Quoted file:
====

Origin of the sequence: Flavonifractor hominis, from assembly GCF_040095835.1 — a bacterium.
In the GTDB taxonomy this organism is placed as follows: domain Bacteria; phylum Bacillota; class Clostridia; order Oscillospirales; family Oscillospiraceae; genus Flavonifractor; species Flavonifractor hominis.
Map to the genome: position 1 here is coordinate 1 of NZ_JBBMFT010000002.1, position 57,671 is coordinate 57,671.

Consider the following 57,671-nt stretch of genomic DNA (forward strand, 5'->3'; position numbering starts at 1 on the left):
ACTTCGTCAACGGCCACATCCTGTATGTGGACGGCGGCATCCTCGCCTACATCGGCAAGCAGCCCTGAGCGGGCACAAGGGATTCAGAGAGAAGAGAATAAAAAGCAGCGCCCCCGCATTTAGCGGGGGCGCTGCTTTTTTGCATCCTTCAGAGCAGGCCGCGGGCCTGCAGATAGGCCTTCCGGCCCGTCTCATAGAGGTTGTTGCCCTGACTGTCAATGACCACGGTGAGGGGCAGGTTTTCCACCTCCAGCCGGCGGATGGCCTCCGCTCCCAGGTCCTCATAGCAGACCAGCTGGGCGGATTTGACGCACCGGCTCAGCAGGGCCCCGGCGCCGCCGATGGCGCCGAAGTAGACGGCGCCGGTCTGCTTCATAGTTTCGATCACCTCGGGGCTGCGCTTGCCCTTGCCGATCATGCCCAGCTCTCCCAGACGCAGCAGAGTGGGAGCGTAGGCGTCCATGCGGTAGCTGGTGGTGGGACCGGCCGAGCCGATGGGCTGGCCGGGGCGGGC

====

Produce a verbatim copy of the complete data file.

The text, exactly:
Origin of the sequence: Flavonifractor hominis, from assembly GCF_040095835.1 — a bacterium.
In the GTDB taxonomy this organism is placed as follows: domain Bacteria; phylum Bacillota; class Clostridia; order Oscillospirales; family Oscillospiraceae; genus Flavonifractor; species Flavonifractor hominis.
Map to the genome: position 1 here is coordinate 1 of NZ_JBBMFT010000002.1, position 57,671 is coordinate 57,671.

Consider the following 57,671-nt stretch of genomic DNA (forward strand, 5'->3'; position numbering starts at 1 on the left):
ACTTCGTCAACGGCCACATCCTGTATGTGGACGGCGGCATCCTCGCCTACATCGGCAAGCAGCCCTGAGCGGGCACAAGGGATTCAGAGAGAAGAGAATAAAAAGCAGCGCCCCCGCATTTAGCGGGGGCGCTGCTTTTTTGCATCCTTCAGAGCAGGCCGCGGGCCTGCAGATAGGCCTTCCGGCCCGTCTCATAGAGGTTGTTGCCCTGACTGTCAATGACCACGGTGAGGGGCAGGTTTTCCACCTCCAGCCGGCGGATGGCCTCCGCTCCCAGGTCCTCATAGCAGACCAGCTGGGCGGATTTGACGCACCGGCTCAGCAGGGCCCCGGCGCCGCCGATGGCGCCGAAGTAGACGGCGCCGGTCTGCTTCATAGTTTCGATCACCTCGGGGCTGCGCTTGCCCTTGCCGATCATGCCCAGCTCTCCCAGACGCAGCAGAGTGGGAGCGTAGGCGTCCATGCGGTAGCTGGTGGTGGGACCGGCCGAGCCGATGGGCTGGCCGGGGCGGGC